The green ceramic tape with the Mylar backing is cut into 2 inch squares in a blanking step. The next step in the process is shown in FIG. 1 where lower press platen 11 and upper press platen 12 are heated to about 85° C. Then foundation plate or carrier 13, with its PVA coating 14, is placed on platen 11. One of the squares of ceramic green tape is placed on the PVA coating, ceramic 15 side down with Mylar casting element 16 on top. An important aspect of the process is that the Mylar film provides the means to be able to handle and move the very thin, very delicate green ceramic tape as the layers are assembled. Soft 1/16th inch thick rubber pad 17 is placed on top of the Mylar faced ceramic, and upper platen 12 then compresses the stack of elements under pressure of about 1,500 psi for about 15 seconds. At this time, the press is opened and Mylar sheet 16 is peeled off, leaving ceramic 15 laminated on PVA coating 14. This procedure may be repeated twice for a total of three ceramic layers laminated between top Mylar sheet 16 and PVA coating 14. This combination of layers comprises the bottom inactive cover layer or element for the final ceramic capacitor.
An equivalent top cover is also formed in the same way. A preferred method for making the covers is to laminate all three ceramic layers simultaneously rather than separately. Of course, three ceramic layers is not an invariable requirement for the covers. At this stage, electroprinting takes place. The electrode material is a standard 70/30 palladium-silver thick film ink. This is conventional material readily available from a number of sources and is in the form of a paste which is 70% silver and 30% palladium. The electrode is screen printed using a 400 mesh stainless steel screen, preferably in such a way that it leaves a grid of holes throughout the surface of the electrode. A portion of an electrode showing holes 27 therein is shown in FIG. 6. Thus, after lamination, the top Mylar sheet is peeled off and on top of the third layer of the inactive cover the first electrode is printed. This is typically done by placing the foundation carrier with the three layers of ceramic in a conventional printer, and printing the first electrode pattern. As presently contemplated, the electrode is a sheet covering most of the ceramic surface, leaving a larger margin on one side. It is about 12 μm or 0.00048 inch thick, ranging between 5 μm and 14 μm (0.0002 to 0.00056 inch) thick, and has a hole pattern of 27 holes each way, each hole being in the range of 0.008 to 0.020 inch in diameter, and preferably about 0.012 inch in diameter. This would leave about 8 to 8.5% of the surface not covered with the conductive electrode. After it is screened onto the ceramic surface, this electrode pattern is dried for about 10 minutes at about 75° C.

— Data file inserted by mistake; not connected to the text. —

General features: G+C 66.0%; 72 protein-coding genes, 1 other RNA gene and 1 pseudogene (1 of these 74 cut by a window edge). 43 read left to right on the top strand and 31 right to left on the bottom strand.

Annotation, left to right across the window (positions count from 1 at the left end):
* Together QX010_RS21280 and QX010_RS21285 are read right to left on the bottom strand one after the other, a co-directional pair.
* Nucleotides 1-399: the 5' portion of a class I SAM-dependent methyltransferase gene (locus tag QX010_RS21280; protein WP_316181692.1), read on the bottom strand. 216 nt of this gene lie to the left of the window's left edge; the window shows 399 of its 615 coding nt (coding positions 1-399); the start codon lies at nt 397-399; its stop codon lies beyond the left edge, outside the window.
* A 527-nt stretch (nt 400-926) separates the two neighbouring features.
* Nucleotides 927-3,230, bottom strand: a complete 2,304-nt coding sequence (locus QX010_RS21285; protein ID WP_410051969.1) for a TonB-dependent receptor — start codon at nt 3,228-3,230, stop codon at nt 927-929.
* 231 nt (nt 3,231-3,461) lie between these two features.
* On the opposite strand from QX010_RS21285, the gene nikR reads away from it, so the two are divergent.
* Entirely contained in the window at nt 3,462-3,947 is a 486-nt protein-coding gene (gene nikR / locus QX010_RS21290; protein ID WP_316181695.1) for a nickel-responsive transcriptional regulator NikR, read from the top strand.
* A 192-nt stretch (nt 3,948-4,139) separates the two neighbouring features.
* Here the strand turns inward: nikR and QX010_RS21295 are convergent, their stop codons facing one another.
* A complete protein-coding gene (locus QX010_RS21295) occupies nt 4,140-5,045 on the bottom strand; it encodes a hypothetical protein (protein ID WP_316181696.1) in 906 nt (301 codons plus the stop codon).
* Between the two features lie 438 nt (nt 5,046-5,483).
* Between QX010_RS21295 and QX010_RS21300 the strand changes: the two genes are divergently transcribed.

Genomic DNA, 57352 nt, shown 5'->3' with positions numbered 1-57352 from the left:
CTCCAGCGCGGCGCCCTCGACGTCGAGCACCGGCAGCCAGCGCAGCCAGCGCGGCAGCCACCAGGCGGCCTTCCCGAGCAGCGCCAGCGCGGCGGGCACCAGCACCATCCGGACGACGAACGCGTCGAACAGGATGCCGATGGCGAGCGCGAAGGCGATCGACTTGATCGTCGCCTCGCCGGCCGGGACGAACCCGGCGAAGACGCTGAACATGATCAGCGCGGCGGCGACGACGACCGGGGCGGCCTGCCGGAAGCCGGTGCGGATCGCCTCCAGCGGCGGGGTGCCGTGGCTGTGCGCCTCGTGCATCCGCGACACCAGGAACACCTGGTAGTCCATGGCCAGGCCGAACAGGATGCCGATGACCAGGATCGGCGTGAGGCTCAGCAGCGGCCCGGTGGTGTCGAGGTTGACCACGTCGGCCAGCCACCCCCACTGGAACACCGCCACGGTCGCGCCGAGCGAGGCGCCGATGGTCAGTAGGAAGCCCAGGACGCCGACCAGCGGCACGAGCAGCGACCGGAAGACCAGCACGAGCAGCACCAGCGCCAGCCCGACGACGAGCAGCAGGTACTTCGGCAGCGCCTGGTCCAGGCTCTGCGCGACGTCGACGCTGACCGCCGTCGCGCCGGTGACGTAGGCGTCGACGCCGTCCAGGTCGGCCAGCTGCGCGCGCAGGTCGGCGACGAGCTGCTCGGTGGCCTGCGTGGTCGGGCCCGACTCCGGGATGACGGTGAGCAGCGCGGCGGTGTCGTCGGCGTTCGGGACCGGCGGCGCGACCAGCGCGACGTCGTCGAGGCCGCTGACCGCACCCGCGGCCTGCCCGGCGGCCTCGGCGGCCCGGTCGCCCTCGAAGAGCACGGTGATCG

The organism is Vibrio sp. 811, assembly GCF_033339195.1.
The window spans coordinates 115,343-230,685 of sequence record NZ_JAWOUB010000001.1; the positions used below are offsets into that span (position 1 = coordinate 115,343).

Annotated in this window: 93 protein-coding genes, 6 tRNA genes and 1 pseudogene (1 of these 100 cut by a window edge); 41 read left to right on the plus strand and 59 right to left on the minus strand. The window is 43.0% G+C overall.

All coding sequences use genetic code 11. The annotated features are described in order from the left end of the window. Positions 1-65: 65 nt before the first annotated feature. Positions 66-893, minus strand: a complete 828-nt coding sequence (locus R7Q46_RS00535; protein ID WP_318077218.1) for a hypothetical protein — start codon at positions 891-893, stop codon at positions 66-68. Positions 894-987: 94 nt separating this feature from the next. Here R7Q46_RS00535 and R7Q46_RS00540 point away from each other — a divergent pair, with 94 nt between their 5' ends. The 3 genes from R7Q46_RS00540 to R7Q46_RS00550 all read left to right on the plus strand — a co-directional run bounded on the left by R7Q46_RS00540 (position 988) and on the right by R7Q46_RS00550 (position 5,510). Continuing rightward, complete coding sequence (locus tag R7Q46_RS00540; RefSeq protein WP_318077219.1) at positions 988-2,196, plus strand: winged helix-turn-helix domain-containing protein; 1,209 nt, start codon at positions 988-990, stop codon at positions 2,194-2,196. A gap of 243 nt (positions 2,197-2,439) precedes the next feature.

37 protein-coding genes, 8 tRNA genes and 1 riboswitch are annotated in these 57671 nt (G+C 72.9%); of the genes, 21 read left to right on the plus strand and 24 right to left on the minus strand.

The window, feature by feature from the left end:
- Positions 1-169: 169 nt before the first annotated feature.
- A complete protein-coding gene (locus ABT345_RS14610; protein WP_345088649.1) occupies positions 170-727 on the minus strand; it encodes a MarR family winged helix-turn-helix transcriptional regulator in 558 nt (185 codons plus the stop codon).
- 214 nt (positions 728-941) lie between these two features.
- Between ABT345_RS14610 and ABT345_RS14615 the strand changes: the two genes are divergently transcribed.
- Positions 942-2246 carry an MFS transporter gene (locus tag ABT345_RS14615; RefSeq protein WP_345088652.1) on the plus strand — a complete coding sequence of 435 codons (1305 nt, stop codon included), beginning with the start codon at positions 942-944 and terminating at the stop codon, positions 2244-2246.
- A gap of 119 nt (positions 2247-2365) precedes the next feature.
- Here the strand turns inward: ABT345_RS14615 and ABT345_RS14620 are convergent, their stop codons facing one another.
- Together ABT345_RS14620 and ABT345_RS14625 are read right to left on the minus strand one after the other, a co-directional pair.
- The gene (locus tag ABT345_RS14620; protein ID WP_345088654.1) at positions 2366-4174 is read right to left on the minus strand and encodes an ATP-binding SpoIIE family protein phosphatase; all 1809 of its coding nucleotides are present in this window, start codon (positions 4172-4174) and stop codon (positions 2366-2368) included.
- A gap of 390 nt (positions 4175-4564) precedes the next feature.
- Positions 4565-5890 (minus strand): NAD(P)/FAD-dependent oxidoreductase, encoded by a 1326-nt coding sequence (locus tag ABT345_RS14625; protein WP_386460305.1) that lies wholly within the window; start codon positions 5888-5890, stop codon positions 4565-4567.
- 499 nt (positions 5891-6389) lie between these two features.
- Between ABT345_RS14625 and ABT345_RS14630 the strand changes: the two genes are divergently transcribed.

To continue fabricating the capacitor, the foundation plate and the cover layer with the first electrode pattern thereon are placed in the lamination press and a new green tape layer with the Mylar backing still in place is laid on top of the electrode and laminated at about 400 psi for about 15 seconds. The Mylar film is peeled off after the laminating step. The foundation carrier and beginning capacitor structure are then returned to the printer and shifted in position so that the second electrode pattern is offset slightly from the first, leaving a similar larger margin on the opposite side. This is shown in FIG. 2, where electrodes 23 and 25 are on the right side and electrodes 24 and 26 are on the left side. The second electrode, generally identical in pattern with the first, is then printed on the new ceramic layer from which the Mylar backing has been removed after the ceramic blank has been laminated into position on the top of the last-printed electrode. This procedure is continued until the desired number of layers are laminated. Although only four electrodes are shown in FIGS. 2 and 3, this is exemplary only and a useful capacitor may be comprised of 20 electrode layers. By way of further example, it is contemplated that multilayer ceramic capacitors fabricated in accordance with this invention can have as few as five active layers and as many as 100 active layers. Another inactive cover element of three ceramic layers is laminated to the top of the last electroprinted ceramic layer and placed back in the lamination press for about 1.5 minutes at about 1,500 psi to complete the package.
During the lamination process, ceramic material is forced through the holes in the electrode pattern layers. This provides additional bonding strength, and surprisingly, the holes through the electrode patterns result in further reduction of the ferroelectric effect. In effect, this process creates columns between adjacent ceramic layers and contributes to maintaining the finished product in a very flat state, preventing warping.